A mul­ti­tude of part­ners, data ana­lyt­ics imple­men­ta­tions and data clouds meant it was dif­fi­cult for Coles to obtain an end-to-end pic­ture. And to obtain one would require a ‘”start from scratch” reorder­ing approach, accord­ing to Bur­den.

Nao­mi Le Get, for­mer Coles Ana­lyt­ics Prin­ci­pal, was fac­ing her own prob­lems in the broad­er Coles group, find­ing a plat­form that could han­dle the load and unique chal­lenges that Coles’s online e-com­merce plat­form presents.

“We realised that we need­ed Adobe Ana­lyt­ics to deal with the scale, the com­plex­i­ty and the rich­ness of the data we were see­ing, let alone to take it out to Coles as a whole,” Le Get said.

While Le Get had a clean slate to imple­ment an ana­lyt­ics solu­tion, Bur­den and Coles finan­cial ser­vices had to ‘fix’ their data. How­ev­er, it was worth the effort and Bur­den was able to “lever­age the insights to dri­ve the action”.

Both Coles enti­ties found suc­cess, and the suc­cess­ful col­lab­o­ra­tion meant the two depart­ments could glean insights from one anoth­er and dri­ve opti­mi­sa­tion.

What began as two indi­vid­ual projects has cul­mi­nat­ed in an organ­i­sa­tion-wide plat­form.

Bur­den stressed that with the right plat­form an organ­i­sa­tion can grow steadi­ly. “You don’t need an army to get start­ed … start small and scale. Rome wasn’t built in a day.”

Love your ana­lyt­ics

Build­ing an ana­lyt­ic prac­tice is a daunt­ing propo­si­tion. It’s a dig­i­tal envi­ron­ment that is con­stant­ly chang­ing along with the tech­nol­o­gy, and requires a dynam­ic team with an apti­tude for learn­ing, accord­ing to NAB Dig­i­tal Ana­lyt­ics Per­son­al­i­sa­tion and Opti­mi­sa­tion Spe­cial­ist, Math­ew Peters.

“You can get more val­ue from the invest­ment you have with what­ev­er tools you are using today. You just have to take own­er­ship and love your ana­lyt­ics,” Peters told the audi­ence at the Adobe Sym­po­sium in Syd­ney.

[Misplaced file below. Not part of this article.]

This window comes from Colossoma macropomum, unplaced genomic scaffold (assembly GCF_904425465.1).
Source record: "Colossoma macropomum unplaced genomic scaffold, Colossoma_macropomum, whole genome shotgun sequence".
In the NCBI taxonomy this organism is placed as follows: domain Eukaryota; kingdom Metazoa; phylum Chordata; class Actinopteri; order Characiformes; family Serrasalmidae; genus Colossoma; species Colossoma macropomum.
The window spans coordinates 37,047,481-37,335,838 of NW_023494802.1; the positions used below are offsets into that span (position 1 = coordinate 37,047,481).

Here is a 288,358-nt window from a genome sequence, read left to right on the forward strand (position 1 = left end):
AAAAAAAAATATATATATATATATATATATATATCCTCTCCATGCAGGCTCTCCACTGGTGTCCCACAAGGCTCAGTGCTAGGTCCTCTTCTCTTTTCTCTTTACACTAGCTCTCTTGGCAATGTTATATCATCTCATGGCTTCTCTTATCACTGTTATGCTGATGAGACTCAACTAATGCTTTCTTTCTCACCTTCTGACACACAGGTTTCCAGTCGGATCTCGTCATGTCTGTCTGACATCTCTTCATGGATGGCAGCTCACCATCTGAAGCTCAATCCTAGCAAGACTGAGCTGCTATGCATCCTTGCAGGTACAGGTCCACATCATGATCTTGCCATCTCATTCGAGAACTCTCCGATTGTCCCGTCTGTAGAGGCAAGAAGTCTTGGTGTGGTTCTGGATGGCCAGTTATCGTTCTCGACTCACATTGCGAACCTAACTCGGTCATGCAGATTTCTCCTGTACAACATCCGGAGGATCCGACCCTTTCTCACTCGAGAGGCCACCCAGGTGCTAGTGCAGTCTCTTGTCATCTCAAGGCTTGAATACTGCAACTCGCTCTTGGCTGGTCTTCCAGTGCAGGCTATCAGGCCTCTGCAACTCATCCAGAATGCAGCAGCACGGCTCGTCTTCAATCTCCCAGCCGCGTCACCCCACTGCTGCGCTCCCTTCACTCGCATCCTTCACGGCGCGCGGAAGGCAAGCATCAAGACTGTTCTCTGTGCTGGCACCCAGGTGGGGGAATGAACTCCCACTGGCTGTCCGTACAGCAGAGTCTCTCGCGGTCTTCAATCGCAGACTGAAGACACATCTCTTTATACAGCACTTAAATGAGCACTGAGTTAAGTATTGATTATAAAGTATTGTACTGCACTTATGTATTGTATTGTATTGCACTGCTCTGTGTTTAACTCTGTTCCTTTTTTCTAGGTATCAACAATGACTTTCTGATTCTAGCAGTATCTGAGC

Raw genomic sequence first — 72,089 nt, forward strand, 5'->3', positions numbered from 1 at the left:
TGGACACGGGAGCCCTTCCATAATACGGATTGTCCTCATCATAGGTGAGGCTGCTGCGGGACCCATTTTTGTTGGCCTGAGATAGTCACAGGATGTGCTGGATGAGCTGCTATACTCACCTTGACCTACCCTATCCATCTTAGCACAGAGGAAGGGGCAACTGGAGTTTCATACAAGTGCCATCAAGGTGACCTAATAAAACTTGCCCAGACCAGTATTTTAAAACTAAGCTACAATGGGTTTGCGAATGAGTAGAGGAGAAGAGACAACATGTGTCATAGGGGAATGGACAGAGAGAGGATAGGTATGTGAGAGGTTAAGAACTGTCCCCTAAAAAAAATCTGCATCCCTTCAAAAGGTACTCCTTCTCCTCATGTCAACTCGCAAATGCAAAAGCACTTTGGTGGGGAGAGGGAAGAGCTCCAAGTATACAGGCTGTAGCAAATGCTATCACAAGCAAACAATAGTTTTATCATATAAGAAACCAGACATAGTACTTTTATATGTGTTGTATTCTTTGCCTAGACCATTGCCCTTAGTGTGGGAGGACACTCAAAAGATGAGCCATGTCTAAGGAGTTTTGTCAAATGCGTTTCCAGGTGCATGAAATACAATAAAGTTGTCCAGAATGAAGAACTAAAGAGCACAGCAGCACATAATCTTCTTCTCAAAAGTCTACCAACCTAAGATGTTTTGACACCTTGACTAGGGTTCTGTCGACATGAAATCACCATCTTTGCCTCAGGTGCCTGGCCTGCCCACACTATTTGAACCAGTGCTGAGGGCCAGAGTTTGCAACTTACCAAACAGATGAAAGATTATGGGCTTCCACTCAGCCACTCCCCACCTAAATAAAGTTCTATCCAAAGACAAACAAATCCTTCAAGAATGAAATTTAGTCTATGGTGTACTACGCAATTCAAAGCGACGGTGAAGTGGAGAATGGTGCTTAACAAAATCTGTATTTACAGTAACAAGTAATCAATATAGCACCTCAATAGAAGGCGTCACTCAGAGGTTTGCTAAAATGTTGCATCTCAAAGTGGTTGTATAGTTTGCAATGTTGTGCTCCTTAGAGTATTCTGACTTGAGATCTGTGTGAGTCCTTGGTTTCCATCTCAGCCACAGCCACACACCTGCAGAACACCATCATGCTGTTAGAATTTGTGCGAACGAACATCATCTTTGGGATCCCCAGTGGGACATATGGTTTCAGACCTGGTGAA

Along with high-qual­i­ty per­son­nel, Peters says it is crit­i­cal to use the right tools. “At NAB we’re using five of the Adobe Mar­ket­ing Cloud solu­tions. That’s great, but you need to inte­grate with your own sys­tems and tools and your data.”

Get­ting accu­rate auto­mat­ed data at the gran­u­lar lev­el you need is how you get a prac­tice under­way, Peters said.

Once the tools and the peo­ple are in place, they must be enabled — a com­mon pit­fall for new ana­lyt­ic prac­tices, accord­ing to Peters. “One of the things that a lot of teams fall down on is mak­ing sure peo­ple have the right tools and they are enabled to do their job.”

It’s also impor­tant to teach your peo­ple, accord­ing to Peters, who attrib­ut­es much of his suc­cess at NAB to in-house train­ing; “We train the peo­ple who use our tools. Because nobody knows our busi­ness like we do.”

The train­ing saw a spike in usage and advo­ca­cy for the ana­lyt­ics tools. Involv­ing users of all lev­els and pro­vid­ing sup­port and train­ing removed some of the trep­i­da­tion sur­round­ing data ana­lyt­ics, Peters said.

Once the data is more prop­er­ly under­stood and imple­ment­ed, tan­gi­ble results are pos­si­ble. “All of the ana­lyt­ics are won­der­ful, but it’s the insights that cre­ate val­ue. And you do that through tak­ing action. You only get val­ue by tak­ing action and doing good things,” Peters said.

Com­mon themes

While the com­pa­nies are all solv­ing very dif­fer­ent prob­lems, there is a uni­fy­ing theme to their sto­ries, accord­ing to Adobe Senior Solu­tions Con­sul­tant Tom Bray­brook. They demon­strate how ana­lyt­ics is about more than adver­tis­ing. “We’ve start­ed focussing on how this moves beyond just the adver­tis­ing and paid media. It’s now start­ing to pow­er on-site opti­mi­sa­tion as well.”

This post was first pub­lished on Which-50.com

Analytics, Digital Marketing